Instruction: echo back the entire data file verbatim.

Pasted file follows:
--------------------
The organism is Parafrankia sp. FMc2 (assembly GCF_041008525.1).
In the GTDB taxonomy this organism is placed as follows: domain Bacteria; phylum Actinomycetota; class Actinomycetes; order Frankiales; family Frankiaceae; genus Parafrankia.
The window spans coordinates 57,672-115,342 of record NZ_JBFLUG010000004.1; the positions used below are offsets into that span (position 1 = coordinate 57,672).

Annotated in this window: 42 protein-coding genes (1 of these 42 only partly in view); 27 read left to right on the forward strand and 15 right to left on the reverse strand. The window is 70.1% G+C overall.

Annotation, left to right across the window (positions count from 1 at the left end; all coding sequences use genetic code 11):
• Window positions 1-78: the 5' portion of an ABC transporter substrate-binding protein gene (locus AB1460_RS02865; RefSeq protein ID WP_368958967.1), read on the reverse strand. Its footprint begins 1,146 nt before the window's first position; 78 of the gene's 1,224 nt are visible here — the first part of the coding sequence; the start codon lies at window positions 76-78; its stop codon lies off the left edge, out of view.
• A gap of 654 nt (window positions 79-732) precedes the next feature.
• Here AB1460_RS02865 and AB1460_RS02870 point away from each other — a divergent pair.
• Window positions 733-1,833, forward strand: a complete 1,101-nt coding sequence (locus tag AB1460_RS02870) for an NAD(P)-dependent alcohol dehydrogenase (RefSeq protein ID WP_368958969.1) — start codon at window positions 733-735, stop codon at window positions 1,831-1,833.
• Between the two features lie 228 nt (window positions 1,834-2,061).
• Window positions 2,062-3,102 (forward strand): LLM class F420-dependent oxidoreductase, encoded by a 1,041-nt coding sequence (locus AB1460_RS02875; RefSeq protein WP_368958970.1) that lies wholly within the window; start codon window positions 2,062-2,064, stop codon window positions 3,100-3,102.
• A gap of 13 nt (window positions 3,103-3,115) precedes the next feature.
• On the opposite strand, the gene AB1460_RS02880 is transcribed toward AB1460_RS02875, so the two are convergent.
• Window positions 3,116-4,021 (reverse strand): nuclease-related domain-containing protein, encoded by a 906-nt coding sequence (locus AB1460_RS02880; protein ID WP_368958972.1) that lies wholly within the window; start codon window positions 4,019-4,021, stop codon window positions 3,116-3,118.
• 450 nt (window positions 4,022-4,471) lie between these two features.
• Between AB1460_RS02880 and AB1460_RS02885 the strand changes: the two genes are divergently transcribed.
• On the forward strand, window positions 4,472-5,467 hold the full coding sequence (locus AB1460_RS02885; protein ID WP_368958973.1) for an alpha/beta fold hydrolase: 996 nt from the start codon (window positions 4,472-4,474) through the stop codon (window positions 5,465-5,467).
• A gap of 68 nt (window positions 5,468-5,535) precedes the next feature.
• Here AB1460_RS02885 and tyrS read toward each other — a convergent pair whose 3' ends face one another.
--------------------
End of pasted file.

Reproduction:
The organism is Parafrankia sp. FMc2 (assembly GCF_041008525.1).
In the GTDB taxonomy this organism is placed as follows: domain Bacteria; phylum Actinomycetota; class Actinomycetes; order Frankiales; family Frankiaceae; genus Parafrankia.
The window spans coordinates 57,672-115,342 of record NZ_JBFLUG010000004.1; the positions used below are offsets into that span (position 1 = coordinate 57,672).

Annotated in this window: 42 protein-coding genes (1 of these 42 only partly in view); 27 read left to right on the forward strand and 15 right to left on the reverse strand. The window is 70.1% G+C overall.

Annotation, left to right across the window (positions count from 1 at the left end; all coding sequences use genetic code 11):
• Window positions 1-78: the 5' portion of an ABC transporter substrate-binding protein gene (locus AB1460_RS02865; RefSeq protein ID WP_368958967.1), read on the reverse strand. Its footprint begins 1,146 nt before the window's first position; 78 of the gene's 1,224 nt are visible here — the first part of the coding sequence; the start codon lies at window positions 76-78; its stop codon lies off the left edge, out of view.
• A gap of 654 nt (window positions 79-732) precedes the next feature.
• Here AB1460_RS02865 and AB1460_RS02870 point away from each other — a divergent pair.
• Window positions 733-1,833, forward strand: a complete 1,101-nt coding sequence (locus tag AB1460_RS02870) for an NAD(P)-dependent alcohol dehydrogenase (RefSeq protein ID WP_368958969.1) — start codon at window positions 733-735, stop codon at window positions 1,831-1,833.
• Between the two features lie 228 nt (window positions 1,834-2,061).
• Window positions 2,062-3,102 (forward strand): LLM class F420-dependent oxidoreductase, encoded by a 1,041-nt coding sequence (locus AB1460_RS02875; RefSeq protein WP_368958970.1) that lies wholly within the window; start codon window positions 2,062-2,064, stop codon window positions 3,100-3,102.
• A gap of 13 nt (window positions 3,103-3,115) precedes the next feature.
• On the opposite strand, the gene AB1460_RS02880 is transcribed toward AB1460_RS02875, so the two are convergent.
• Window positions 3,116-4,021 (reverse strand): nuclease-related domain-containing protein, encoded by a 906-nt coding sequence (locus AB1460_RS02880; protein ID WP_368958972.1) that lies wholly within the window; start codon window positions 4,019-4,021, stop codon window positions 3,116-3,118.
• 450 nt (window positions 4,022-4,471) lie between these two features.
• Between AB1460_RS02880 and AB1460_RS02885 the strand changes: the two genes are divergently transcribed.
• On the forward strand, window positions 4,472-5,467 hold the full coding sequence (locus AB1460_RS02885; protein ID WP_368958973.1) for an alpha/beta fold hydrolase: 996 nt from the start codon (window positions 4,472-4,474) through the stop codon (window positions 5,465-5,467).
• A gap of 68 nt (window positions 5,468-5,535) precedes the next feature.
• Here AB1460_RS02885 and tyrS read toward each other — a convergent pair whose 3' ends face one another.